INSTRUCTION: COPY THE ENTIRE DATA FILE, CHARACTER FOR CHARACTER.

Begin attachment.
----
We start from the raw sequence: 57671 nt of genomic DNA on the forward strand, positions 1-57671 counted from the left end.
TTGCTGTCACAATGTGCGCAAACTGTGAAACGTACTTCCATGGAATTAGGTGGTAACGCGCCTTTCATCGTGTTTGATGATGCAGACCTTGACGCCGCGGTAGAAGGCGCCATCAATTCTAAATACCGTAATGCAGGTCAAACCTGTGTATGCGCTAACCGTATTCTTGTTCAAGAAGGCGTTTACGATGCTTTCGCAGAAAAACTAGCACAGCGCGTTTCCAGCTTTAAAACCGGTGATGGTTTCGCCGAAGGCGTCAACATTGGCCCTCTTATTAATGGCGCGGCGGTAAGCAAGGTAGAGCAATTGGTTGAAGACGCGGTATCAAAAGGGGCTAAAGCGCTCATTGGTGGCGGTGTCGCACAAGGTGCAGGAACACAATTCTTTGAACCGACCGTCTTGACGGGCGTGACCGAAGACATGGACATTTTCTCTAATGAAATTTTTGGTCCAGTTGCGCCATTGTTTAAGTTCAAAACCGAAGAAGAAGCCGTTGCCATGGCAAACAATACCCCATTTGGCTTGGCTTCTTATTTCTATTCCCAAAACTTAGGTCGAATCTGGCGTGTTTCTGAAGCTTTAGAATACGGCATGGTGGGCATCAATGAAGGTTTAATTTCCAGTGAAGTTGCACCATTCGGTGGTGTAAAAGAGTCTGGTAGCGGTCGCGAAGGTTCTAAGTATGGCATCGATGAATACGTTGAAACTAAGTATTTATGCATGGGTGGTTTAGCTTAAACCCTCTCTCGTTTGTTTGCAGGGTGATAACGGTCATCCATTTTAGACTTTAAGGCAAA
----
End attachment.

We start from the raw sequence: 57671 nt of genomic DNA on the forward strand, positions 1-57671 counted from the left end.
TTGCTGTCACAATGTGCGCAAACTGTGAAACGTACTTCCATGGAATTAGGTGGTAACGCGCCTTTCATCGTGTTTGATGATGCAGACCTTGACGCCGCGGTAGAAGGCGCCATCAATTCTAAATACCGTAATGCAGGTCAAACCTGTGTATGCGCTAACCGTATTCTTGTTCAAGAAGGCGTTTACGATGCTTTCGCAGAAAAACTAGCACAGCGCGTTTCCAGCTTTAAAACCGGTGATGGTTTCGCCGAAGGCGTCAACATTGGCCCTCTTATTAATGGCGCGGCGGTAAGCAAGGTAGAGCAATTGGTTGAAGACGCGGTATCAAAAGGGGCTAAAGCGCTCATTGGTGGCGGTGTCGCACAAGGTGCAGGAACACAATTCTTTGAACCGACCGTCTTGACGGGCGTGACCGAAGACATGGACATTTTCTCTAATGAAATTTTTGGTCCAGTTGCGCCATTGTTTAAGTTCAAAACCGAAGAAGAAGCCGTTGCCATGGCAAACAATACCCCATTTGGCTTGGCTTCTTATTTCTATTCCCAAAACTTAGGTCGAATCTGGCGTGTTTCTGAAGCTTTAGAATACGGCATGGTGGGCATCAATGAAGGTTTAATTTCCAGTGAAGTTGCACCATTCGGTGGTGTAAAAGAGTCTGGTAGCGGTCGCGAAGGTTCTAAGTATGGCATCGATGAATACGTTGAAACTAAGTATTTATGCATGGGTGGTTTAGCTTAAACCCTCTCTCGTTTGTTTGCAGGGTGATAACGGTCATCCATTTTAGACTTTAAGGCAAA